This was a platform for spreading the views of the blacks. He thus altered the prevailing views about the reconstruction era. His Pan-Africanism prominence helped to fight for the independence of the African colonies from the European powers. Therefore, he was the foremost black leader in the US community.

Conclusion

Washington and DuBois were African-American towering figures on the civil rights movement. They were all intellectuals, writers and educators. However, their opinion about the course of the blacks in the American society differed and led to a division between the African populations. Social and political accommodation was a trademark of Washington in Atlanta Compromise. He was a strong believer in the working ability of the African Americans for them to become productive to the society. On the other hand, Dubois stated that the blacks were to have equal rights and the granted the right to vote and get education. Nevertheless, current historians acknowledge the significant impact that the two figures had not only on the course of the civil rights movement but also on American history.

Biography

Booker, Jackie R., and Wilson J. Moses. "Creative Conflict in African American Thought: Frederick Douglass, Alexander Crummell, Booker T. Washington, W. E. B. Dubois, and Marcus Garvey". The History Teacher 38, no. 4 (2005): 555. doi:10.2307/30036729.

Eugene F Provenzo. Du Bois on Education. Lanham, MD: Rowman & Littlefield, 2002.

Frost, Bryan-Paul, and Jeffrey Sikkenga. History of American Political Thought. Lanham, Md.: Lexington Books, 2003.

Howes, Kelly King, and Lawrence W Baker. Reconstruction Era. Detroit: UXL, 2005.

Jaynes, Gerald David. Encyclopedia of African American Society. Thousand Oaks, Calif.: Sage Publications, 2005.

Johnston, Keith V., and Elwood Watson. "The W. E. B. Dubois and Booker T. Washington Debate: Effects upon African American Roles in Engineering and Engineering Technology". The Journal of Technology Studies 30, no. 4 (2004). doi:10.21061/jots.v30i4.a.10.

Lewis, David Levering. W.E.B. Dubois--The Fight for Equality and the American Century, 1919-1963, Henry Holt and Company, 2001.

Valelly, Richard M. "Recognizing the True Greatness of Booker T. Washington Robert J. Norrell. Up From History: The Life Of Booker T. Washington. Cambridge, Mass.: Belknap Press of Harvard University Press, 2009. 508 Pp. 54 Illustrations.". Journal of Policy History 22, no. 01 (2010): 110. doi:10.1017/s0898030609990303.

Whiting, Jim. Booker T. Washington. Broomall, Pa.: Mason Crest Publishers, 2010.

Woodburn, James A., and B. F. Riley. "Life and Times of Booker T. Washington". The Mississippi Valley Historical Review 4, no. 1 (1917): 120. doi:10.2307/1886829.

[1]

Woodburn, James A., and B. F. Riley. "Life and Times of Booker T. Washington". The Mississippi Valley Historical Review 4, no. 1 (1917): 120. doi:10.2307/1886829, 17-20.

[2]

Woodburn, James A., and B. F. Riley. "Life and Times Of Booker T. Washington". The Mississippi Valley Historical Review 4, no. 1 (1917): 120. doi:10.2307/1886829, 23-26.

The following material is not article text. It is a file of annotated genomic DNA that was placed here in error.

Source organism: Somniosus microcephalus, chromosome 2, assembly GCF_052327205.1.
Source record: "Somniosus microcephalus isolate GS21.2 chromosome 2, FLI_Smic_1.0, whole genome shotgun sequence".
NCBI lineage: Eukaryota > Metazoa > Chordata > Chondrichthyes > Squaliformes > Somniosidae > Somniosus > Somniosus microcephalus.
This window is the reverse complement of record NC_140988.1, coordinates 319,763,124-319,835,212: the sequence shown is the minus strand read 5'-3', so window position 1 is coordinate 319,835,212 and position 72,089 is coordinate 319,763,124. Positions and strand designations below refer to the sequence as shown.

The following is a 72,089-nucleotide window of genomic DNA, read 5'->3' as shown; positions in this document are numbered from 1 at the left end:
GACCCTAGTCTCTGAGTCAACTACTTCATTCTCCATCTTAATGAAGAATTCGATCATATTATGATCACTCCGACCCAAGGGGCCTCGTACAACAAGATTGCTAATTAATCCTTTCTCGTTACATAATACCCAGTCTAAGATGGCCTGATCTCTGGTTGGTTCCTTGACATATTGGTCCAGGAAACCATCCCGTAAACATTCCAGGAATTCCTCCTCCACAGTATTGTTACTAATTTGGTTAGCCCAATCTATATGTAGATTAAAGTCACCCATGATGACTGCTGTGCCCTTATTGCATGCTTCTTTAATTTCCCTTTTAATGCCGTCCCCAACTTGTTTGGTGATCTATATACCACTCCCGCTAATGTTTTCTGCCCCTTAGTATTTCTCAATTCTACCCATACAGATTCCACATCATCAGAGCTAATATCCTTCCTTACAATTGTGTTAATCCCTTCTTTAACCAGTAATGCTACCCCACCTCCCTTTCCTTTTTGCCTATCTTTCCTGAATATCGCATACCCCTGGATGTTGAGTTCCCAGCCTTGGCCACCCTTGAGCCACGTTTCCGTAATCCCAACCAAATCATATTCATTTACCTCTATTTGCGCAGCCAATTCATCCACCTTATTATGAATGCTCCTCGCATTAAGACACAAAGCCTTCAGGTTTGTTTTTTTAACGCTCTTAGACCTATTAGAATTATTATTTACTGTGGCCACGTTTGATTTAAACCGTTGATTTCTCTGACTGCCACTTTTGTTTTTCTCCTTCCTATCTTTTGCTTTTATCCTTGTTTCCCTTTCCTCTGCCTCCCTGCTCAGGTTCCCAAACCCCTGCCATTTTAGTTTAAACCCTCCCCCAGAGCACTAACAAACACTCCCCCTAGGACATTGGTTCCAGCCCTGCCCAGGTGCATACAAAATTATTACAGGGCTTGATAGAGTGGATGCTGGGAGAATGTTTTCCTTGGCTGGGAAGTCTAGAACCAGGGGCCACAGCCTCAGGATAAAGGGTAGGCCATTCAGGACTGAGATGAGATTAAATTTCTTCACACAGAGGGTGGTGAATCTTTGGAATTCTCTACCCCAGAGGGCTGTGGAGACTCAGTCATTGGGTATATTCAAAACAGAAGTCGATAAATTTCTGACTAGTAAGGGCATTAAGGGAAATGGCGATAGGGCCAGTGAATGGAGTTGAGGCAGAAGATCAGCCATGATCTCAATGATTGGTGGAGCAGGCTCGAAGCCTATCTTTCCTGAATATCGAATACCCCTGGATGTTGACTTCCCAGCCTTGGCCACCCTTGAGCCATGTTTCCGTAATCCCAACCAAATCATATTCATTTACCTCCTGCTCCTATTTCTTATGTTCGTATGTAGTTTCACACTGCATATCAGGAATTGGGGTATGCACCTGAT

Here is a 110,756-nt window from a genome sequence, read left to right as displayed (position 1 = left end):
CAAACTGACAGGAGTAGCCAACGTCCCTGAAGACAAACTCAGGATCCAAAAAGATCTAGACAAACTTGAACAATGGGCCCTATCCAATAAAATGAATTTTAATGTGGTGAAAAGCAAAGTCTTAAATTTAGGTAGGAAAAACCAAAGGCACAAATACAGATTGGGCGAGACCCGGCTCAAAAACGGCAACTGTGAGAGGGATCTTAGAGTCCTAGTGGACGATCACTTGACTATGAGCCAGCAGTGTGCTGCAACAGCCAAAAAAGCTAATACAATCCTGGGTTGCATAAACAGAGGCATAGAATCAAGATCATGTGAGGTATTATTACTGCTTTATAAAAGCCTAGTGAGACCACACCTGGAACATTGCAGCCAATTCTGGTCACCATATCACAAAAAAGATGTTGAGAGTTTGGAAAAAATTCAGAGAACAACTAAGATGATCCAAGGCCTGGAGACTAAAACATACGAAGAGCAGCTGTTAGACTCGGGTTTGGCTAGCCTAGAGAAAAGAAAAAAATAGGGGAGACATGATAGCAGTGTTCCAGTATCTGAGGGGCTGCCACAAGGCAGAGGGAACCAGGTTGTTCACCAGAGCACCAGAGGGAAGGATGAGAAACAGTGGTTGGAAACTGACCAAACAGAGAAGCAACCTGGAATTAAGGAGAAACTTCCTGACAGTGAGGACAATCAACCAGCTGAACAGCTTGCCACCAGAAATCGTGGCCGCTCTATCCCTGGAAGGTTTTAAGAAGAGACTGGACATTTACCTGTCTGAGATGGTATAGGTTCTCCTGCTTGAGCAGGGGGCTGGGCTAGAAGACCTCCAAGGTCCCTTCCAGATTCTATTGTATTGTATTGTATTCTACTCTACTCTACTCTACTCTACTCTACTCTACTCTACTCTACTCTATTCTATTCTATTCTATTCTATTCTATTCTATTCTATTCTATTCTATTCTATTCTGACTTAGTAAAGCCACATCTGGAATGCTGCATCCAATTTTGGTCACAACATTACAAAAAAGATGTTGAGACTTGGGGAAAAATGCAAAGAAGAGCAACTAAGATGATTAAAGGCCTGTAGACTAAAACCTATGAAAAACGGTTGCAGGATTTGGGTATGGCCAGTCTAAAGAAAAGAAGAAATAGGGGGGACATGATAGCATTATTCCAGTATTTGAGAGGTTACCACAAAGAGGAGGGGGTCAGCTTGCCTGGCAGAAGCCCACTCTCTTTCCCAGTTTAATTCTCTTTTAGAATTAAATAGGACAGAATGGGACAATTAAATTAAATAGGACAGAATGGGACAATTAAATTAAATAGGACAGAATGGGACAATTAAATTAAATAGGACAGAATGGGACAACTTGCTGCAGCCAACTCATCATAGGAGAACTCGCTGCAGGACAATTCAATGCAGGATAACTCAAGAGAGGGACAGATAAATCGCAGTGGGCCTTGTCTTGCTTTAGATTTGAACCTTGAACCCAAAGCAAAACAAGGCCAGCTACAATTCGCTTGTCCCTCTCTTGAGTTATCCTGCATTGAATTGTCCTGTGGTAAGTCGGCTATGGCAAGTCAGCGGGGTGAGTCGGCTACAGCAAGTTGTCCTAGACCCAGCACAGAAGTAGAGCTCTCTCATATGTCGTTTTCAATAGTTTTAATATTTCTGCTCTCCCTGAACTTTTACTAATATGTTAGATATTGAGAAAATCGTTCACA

[3]

Eugene F Provenzo. Du Bois on Education. Lanham, MD: Rowman & Littlefield, 2002, 15-18.

[4]

Eugene F Provenzo. Du Bois on Education. Lanham, MD: Rowman & Littlefield, 2002. 3-7.

[5] Booker, Jackie R., and Wilson J. Moses. "Creative Conflict in African American Thought: Frederick Douglass, Alexander Crummell, Booker T. Washington, W. E. B. Dubois, and Marcus Garvey". The History Teacher 38, no. 4 (2005): 555. doi:10.2307/30036729, 12-14.

[6]

Whiting, Jim. Booker T. Washington. Broomall, Pa.: Mason Crest Publishers, 2010, 45-48.

[7]

Jaynes, Gerald David. Encyclopedia of African American Society. Thousand Oaks, Calif.: Sage Publications, 2005, 51-57.

[8] Ibid. 17-18.

[9]Johnston, Keith V., and Elwood Watson. "The W. E. B. Dubois and Booker T. Washington Debate: Effects upon African American Roles in Engineering and Engineering Technology". The Journal of Technology Studies 30, no. 4 (2004). doi:10.21061/jots.v30i4.a.10, 17-19.

[10]

Lewis, David Levering. W.E.B. Dubois--The Fight for Equality and the American Century, 1919-1963, Henry Holt and Company, 2001, 14-19.

[11]

Howes, Kelly King, and Lawrence W Baker. Reconstruction Era. Detroit: UXL, 2005, 7-10.

[12]

Frost, Bryan-Paul, and Jeffrey Sikkenga. History of American Political Thought. Lanham, Md.: Lexington Books, 2003, 70-73.

[13] Valelly, Richard M. "Recognizing the True Greatness of Booker T. Washington Robert J. Norrell. Up From History: The Life Of Booker T. Washington. Cambridge, Mass.: Belknap Press of Harvard University Press, 2009. 508 Pp. 54 Illustrations.". Journal of Policy History 22, no. 01 (2010): 110. doi:10.1017/s0898030609990303, 12-17.

[14]

Frost, Bryan-Paul, and Jeffrey Sikkenga. History of American Political Thought. Lanham, Md.: Lexington Books, 2003, 34-35.

[15]

Frost, Bryan-Paul, and Jeffrey Sikkenga. History of American Political Thought. Lanham, Md.: Lexington Books, 2003, 40-42.

November 13, 2023
Category:

History

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10

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2587